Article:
13.2a. Juvenile idiopathic arthritis: medical aspects
13.2b. Juvenile idiopathic arthritis: surgical management
13.3. An overview of cerebral palsy
13.4. Lower limb management in cerebral palsy
13.5. Upper limb management in cerebral palsy
13.6. Management of the child with total body involvement
13.7. The orthopaedic management of myelomeningocoele
13.8. Neurological aspects of spinal disorders in children
13.9. Arthrogryposis
13.10. Common disorders of the lower limb
13.11. Congenital upper limb anomalies
13.12. Congenital brachial plexus palsy
13.13. Malformations of the hand and wrist
13.14. Management of the limb deficient child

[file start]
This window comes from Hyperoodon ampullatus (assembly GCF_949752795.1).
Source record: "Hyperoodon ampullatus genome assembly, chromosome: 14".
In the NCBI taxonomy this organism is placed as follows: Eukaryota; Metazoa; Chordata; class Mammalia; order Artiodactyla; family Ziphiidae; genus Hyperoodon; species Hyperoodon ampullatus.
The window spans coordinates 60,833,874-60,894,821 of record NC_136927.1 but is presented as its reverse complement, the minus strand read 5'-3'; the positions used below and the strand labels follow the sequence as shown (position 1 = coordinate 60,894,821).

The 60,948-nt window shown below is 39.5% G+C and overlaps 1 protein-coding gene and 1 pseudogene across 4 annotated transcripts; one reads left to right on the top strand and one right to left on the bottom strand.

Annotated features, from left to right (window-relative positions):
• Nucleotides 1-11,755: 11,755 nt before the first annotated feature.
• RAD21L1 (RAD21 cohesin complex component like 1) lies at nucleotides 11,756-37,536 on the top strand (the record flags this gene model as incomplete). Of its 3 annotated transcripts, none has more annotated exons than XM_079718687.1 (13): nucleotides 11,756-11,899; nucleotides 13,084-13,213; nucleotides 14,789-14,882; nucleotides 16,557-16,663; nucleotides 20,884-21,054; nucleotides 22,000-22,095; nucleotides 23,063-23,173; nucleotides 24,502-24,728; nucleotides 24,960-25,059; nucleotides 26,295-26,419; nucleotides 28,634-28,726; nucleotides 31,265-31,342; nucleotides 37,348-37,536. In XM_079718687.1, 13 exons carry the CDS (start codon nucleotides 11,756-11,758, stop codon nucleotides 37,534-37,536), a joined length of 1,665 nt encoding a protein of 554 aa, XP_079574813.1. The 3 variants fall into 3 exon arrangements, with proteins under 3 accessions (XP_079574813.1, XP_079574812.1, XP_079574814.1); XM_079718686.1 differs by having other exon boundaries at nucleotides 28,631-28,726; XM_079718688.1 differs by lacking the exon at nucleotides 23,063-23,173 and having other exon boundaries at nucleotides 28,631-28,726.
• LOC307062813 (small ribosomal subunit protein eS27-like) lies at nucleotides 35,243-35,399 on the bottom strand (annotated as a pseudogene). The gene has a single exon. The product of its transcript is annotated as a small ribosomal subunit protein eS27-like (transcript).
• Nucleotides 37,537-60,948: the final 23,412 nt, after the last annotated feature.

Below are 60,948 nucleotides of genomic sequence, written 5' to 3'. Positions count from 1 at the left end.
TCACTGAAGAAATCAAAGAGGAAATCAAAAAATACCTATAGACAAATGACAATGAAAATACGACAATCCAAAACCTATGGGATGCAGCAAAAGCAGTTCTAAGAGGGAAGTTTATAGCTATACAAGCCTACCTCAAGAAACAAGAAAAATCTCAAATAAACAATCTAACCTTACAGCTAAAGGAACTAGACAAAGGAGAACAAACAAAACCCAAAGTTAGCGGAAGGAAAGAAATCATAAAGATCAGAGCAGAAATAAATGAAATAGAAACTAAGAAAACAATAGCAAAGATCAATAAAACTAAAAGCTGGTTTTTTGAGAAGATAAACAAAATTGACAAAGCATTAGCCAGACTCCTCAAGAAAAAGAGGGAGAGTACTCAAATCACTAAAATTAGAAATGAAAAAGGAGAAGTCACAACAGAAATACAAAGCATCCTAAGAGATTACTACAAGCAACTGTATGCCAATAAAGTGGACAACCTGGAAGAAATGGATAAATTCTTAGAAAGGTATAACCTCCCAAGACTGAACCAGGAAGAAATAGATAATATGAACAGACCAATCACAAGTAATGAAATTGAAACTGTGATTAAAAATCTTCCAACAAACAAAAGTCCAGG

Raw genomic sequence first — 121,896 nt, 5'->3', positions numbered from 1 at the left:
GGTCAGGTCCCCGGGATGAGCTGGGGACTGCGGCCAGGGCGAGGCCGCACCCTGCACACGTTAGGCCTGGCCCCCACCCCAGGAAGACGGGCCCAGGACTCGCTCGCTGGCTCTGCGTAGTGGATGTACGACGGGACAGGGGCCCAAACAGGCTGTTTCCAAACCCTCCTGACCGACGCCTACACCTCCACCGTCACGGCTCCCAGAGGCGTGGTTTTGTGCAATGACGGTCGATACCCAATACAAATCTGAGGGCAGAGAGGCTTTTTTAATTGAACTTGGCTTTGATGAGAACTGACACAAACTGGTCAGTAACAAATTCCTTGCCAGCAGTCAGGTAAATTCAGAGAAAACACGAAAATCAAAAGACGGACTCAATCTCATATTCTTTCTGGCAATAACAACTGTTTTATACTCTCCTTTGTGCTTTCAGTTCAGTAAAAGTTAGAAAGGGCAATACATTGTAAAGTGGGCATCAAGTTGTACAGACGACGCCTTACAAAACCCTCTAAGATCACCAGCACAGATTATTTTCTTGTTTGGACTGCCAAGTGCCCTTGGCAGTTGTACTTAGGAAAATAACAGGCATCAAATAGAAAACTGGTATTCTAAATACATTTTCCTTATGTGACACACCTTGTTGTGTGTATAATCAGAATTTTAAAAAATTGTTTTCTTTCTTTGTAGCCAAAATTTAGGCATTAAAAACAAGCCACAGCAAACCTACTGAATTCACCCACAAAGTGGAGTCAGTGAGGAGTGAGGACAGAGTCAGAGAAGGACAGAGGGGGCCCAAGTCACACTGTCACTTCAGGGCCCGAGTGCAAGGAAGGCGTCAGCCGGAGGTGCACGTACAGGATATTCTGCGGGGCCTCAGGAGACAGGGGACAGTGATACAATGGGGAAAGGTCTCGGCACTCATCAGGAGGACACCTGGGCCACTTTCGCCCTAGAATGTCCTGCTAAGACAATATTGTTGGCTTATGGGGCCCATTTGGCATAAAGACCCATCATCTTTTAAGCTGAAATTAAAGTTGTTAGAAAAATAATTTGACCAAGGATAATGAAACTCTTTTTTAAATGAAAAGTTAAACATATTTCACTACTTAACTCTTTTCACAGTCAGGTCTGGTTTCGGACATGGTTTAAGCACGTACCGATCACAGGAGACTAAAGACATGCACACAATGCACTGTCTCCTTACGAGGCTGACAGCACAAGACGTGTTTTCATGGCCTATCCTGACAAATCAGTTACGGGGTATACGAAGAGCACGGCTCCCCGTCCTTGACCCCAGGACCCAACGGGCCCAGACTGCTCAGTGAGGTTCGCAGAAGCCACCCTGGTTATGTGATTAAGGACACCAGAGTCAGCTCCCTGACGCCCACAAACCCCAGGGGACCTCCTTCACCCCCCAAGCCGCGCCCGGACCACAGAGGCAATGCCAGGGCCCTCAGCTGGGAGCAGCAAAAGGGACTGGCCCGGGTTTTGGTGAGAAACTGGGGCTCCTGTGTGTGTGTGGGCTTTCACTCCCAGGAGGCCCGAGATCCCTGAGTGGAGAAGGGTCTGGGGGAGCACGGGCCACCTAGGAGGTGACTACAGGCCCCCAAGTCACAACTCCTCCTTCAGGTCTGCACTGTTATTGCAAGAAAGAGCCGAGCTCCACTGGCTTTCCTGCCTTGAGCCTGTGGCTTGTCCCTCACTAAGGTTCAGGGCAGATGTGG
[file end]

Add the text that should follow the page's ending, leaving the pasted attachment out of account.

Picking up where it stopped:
13.15. The management of limb length inequality
13.16. Developmental deformities of the lower limbs
13.17. Developmental dysplasia of the hip
13.18. Legg-Calve-Perthes disease
13.19. Slipped capital femoral epiphysis
13.20. Common knee conditions
13.21. Congenital talipes equinovarus
13.22. The foot in childhood
13.23. Sports injuries and syndromes
Section 14
14.1. Musculoskeletal injuries in children
14.2. Physeal injuries
14.3. Fractures of the spine in children
14.4. Injuries around the shoulder in children
14.5. Fractures about the elbow in children
14.6. Fractures and dislocations about the paediatric forearm
14.7. Children's hand trauma
14.8. Injuries of the pelvis and hip in children
14.9. Injuries of the femur and patella in children
14.10. Tibial and ankle fractures in children
14.11. Foot injuries in children